Walmart MFCs are a compact, modular warehouse built inside or added to a store. Credit: Walmart.
As Walmart dives deeper into store fulfillment, the retailer has been redesigning its retail tech to support this new supply chain model.
The retailer has increased the number of digital orders coming from its stores by 170% in the last year, leading it to scale its automated Market Fulfillment Centers (MFC), tap machine learning, and test autonomous delivery, it said.
To support this, Walmart built a tech platform that powers its last-mile delivery ecosystem. Agnostic to supply and demand, and built around its own marketplace, the platform uses automation and machine learning to turn a “near-infinite” number of factors into usable data.
“Our new platform is doing revolutionary things,” explained Srini Venkatesan, executive vice president for Walmart Global Tech. “With all these disparate points of delivery in a sense ‘communicating’ with one another, we can plan replenishment at a shorter cycle, gain close-to-real-time insights of inventory and ultimately react to customer demand. All of that adds up to a single stellar shopping experience for Walmart customers.”
Market Fulfillment Centers
Walmart said it increased store pickup and delivery capacity by 20% last year and plans to increase this by another 35% this year.
“As we continue to enhance store operations, it’s clearer than ever why our massive store footprint is the quiet, even unexpected, advantage to driving change,” said TJ Stallbaumer, Walmart Corporate Affairs.
The next phase of Walmart’s store integration and evolution is adding more MFCs to stores. MFCs are a compact, modular warehouse built inside or added to a store, which, in addition to fresh and frozen items, can store thousands of the items.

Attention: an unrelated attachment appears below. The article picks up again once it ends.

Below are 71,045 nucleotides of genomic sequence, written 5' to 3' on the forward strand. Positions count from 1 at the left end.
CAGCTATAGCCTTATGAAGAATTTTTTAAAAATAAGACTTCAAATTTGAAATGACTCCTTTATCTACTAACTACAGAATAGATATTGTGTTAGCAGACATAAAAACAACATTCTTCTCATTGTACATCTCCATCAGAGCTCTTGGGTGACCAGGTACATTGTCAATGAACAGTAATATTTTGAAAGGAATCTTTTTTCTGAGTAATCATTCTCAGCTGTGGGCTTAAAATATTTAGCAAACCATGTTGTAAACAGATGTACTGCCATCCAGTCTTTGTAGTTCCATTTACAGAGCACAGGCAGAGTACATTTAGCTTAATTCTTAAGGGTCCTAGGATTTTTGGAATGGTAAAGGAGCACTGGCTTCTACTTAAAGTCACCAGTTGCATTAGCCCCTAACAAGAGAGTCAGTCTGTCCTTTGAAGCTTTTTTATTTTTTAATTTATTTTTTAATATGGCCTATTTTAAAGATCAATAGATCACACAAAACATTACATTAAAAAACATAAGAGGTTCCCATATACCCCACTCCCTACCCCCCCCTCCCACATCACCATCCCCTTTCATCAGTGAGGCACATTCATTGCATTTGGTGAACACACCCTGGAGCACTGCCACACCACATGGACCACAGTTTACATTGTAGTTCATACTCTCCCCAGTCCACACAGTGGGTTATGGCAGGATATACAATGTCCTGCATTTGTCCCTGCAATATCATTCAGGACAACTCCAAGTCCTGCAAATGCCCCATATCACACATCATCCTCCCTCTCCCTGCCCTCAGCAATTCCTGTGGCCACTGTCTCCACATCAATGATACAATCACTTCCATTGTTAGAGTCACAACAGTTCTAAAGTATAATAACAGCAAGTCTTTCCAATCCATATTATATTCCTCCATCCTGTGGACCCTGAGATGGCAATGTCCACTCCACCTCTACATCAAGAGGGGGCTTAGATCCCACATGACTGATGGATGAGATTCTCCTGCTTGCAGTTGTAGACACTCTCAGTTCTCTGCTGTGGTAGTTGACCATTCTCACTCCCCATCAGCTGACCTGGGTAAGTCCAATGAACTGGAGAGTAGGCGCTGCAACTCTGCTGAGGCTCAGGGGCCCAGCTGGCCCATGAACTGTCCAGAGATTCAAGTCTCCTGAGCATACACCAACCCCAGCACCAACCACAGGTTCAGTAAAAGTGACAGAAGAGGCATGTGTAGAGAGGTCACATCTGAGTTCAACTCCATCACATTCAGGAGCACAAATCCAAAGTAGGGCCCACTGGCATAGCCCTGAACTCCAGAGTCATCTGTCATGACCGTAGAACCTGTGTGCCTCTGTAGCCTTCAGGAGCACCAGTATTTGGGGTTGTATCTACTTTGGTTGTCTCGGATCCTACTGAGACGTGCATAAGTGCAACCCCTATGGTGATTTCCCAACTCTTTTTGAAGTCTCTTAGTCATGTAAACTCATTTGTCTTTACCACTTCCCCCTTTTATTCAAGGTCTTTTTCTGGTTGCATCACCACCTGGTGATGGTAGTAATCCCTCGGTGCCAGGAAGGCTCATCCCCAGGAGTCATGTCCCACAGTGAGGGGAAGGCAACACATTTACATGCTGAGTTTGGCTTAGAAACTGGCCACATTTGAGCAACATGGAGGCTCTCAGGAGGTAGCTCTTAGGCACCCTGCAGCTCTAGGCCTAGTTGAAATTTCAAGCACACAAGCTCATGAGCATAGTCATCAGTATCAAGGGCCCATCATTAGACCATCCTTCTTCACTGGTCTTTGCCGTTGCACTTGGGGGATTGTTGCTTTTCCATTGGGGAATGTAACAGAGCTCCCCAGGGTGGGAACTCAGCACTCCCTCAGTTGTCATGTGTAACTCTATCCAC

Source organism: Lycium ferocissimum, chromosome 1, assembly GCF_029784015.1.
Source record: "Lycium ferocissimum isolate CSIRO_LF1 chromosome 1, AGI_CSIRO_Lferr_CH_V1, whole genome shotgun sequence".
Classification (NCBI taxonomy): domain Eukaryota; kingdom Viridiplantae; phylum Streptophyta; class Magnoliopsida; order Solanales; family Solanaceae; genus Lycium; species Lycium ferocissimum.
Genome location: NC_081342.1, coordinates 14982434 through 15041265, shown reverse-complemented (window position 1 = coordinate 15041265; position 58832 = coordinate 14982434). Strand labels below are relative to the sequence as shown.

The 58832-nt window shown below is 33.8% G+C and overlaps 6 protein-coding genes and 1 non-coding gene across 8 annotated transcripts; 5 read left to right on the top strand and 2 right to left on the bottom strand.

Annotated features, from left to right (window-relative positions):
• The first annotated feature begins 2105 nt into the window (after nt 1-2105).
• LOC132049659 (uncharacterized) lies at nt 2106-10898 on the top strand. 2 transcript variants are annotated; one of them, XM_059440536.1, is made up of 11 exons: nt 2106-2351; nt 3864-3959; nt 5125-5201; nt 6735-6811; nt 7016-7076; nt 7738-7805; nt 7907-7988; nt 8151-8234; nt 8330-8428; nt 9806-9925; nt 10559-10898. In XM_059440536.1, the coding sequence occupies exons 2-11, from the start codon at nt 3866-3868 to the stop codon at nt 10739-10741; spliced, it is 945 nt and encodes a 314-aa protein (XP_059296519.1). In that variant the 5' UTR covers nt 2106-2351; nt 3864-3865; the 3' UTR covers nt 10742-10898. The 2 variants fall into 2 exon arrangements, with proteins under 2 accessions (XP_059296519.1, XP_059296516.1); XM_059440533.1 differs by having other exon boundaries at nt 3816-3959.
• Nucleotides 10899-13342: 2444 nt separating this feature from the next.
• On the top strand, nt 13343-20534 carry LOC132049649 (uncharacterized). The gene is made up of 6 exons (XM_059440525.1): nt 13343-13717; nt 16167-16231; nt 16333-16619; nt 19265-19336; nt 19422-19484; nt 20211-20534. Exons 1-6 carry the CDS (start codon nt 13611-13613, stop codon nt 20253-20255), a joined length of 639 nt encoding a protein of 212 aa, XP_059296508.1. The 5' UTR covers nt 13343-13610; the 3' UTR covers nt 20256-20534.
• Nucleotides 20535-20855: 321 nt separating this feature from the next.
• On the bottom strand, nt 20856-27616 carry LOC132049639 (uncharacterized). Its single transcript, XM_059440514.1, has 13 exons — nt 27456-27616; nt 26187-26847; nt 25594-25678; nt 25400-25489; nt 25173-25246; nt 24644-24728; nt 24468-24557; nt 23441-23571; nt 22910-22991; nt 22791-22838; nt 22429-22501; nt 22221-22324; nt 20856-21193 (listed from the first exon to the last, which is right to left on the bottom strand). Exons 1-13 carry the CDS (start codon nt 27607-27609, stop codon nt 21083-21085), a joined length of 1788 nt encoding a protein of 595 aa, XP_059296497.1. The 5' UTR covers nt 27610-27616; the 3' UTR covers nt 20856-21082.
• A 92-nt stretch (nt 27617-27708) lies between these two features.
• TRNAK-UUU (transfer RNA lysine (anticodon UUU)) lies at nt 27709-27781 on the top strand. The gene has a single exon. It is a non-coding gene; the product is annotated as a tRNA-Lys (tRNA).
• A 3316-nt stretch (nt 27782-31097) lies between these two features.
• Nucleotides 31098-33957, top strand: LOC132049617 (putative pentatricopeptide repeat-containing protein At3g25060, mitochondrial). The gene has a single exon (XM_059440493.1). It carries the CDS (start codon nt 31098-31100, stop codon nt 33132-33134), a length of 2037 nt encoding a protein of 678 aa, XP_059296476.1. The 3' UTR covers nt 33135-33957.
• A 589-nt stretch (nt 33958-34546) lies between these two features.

Walmart explains: “Instead of an associate walking the store to fulfill an order from our shelves, automated bots retrieve the items from within the fulfillment center. The items are then brought to a picking workstation, where the order can be assembled with speed.
"We’ve always said personal shoppers are the secret to our pickup and delivery success, and that remains true. So, while the system retrieves the order for assembly, a personal shopper handpicks fresh items like produce, meat and seafood, and large general merchandise from the sales floor. Once the order is collected, the system stores it until it’s ready for pickup. This whole process can take just a few minutes from the time the order is placed to the time it’s ready for a customer or delivery driver to collect.”
With 4,700 Walmart stores across the country, located within just 10 miles of 90% of the U.S. population, Stallbaumer said Walmart is in the "unique position" to make these brick-and-mortar locations invaluable parts of its supply chain.
Walmart has also been testing drones and autonomous vehicles to fulfill order in the last mile. Last November, Walmart started offering residential drone delivery of consumer goods from its first airport “Hub” in Farmington, AR. In the same month, Walmart became the first retailer to operate a fully driverless “middle-mile” delivery route. Walmart is using Gatik’s autonomous vehicles, to deliver items between stores to shorten delivery times and limit out-of-stocks.
“As we continue to create new delivery options for customers and members, and new capabilities for Walmart GoLocal clients, we add density to the last mile,” said Tom Ward, chief eCommerce officer, Walmart U.S. “With more density comes more opportunities for drivers, and more opportunities result in increased speed. This means we can get customers and clients their items even faster, all while helping lower costs. It’s a happy cycle."